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An Expendable, Ice-tethered Instrument for Sustained Observation of the Arctic Ocean . 

In recent years, ice-tethered drifters with discrete subsurface instrumentation, including the SALARGOS, IOEB and J-CAD buoys, have been successfully fielded in the Arctic. These instruments demonstrate that automated buoys are a viable means of acquiring long-term, in situ data from beneath the ice pack. However, the vertical resolution of the temperature and salinity observations from these systems has typically been limited to only a few depths due to the costs associated with outfitting multiple sensors on a single package. Even with limited sensors, total system costs has meant that only a small number of such devices have been fielded at any one time. Building on the successful Moored Profiler technology, we propose to develop an automated, long-lived, ice-tethered buoy capable of returning daily high-vertical-resolution profiles of upper ocean temperature and salinity in the Arctic Ocean during all seasons over several years. Our design requirements are:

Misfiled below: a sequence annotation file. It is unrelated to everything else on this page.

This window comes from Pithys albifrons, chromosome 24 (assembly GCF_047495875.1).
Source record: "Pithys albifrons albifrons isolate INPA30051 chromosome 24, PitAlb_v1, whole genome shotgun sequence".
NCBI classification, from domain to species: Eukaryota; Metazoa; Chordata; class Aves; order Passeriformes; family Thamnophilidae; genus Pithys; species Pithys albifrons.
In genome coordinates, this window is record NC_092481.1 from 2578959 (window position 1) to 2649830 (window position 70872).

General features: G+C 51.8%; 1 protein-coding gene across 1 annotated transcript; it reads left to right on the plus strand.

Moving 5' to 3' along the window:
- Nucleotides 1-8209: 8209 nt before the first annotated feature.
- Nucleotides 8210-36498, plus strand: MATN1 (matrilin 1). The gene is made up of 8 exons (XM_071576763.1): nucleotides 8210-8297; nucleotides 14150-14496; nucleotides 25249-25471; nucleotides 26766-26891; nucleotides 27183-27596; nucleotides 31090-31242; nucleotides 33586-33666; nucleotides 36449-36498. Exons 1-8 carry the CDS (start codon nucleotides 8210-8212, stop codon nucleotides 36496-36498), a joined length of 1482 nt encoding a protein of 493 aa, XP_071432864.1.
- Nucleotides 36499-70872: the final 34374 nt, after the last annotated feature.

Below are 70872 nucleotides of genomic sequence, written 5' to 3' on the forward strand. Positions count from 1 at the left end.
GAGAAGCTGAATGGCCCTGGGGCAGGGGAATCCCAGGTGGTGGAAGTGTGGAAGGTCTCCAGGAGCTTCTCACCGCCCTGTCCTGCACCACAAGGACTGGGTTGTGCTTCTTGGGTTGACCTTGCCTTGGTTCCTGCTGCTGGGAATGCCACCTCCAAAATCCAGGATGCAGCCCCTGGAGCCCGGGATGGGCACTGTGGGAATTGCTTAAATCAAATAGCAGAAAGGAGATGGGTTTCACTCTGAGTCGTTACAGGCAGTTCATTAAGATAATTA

1) to return in real time, 1-m-vertical-resolution, high-accuracy temperature and salinity profiles to at least 500 m depth for three years (assuming deployment in robust ice floes),
2) to be deployable from light aircraft (Twin Otters) and helicopters through a conventional 16" ice-auger hole, and
3) to be modestly priced allowing them to be considered disposable. Ultimately we envision a loose array of these ice-tethered profilers being maintained throughout the Arctic Ocean to observe the annual and interannual variations of the upper ocean: the Arctic extension of the international ocean observing system.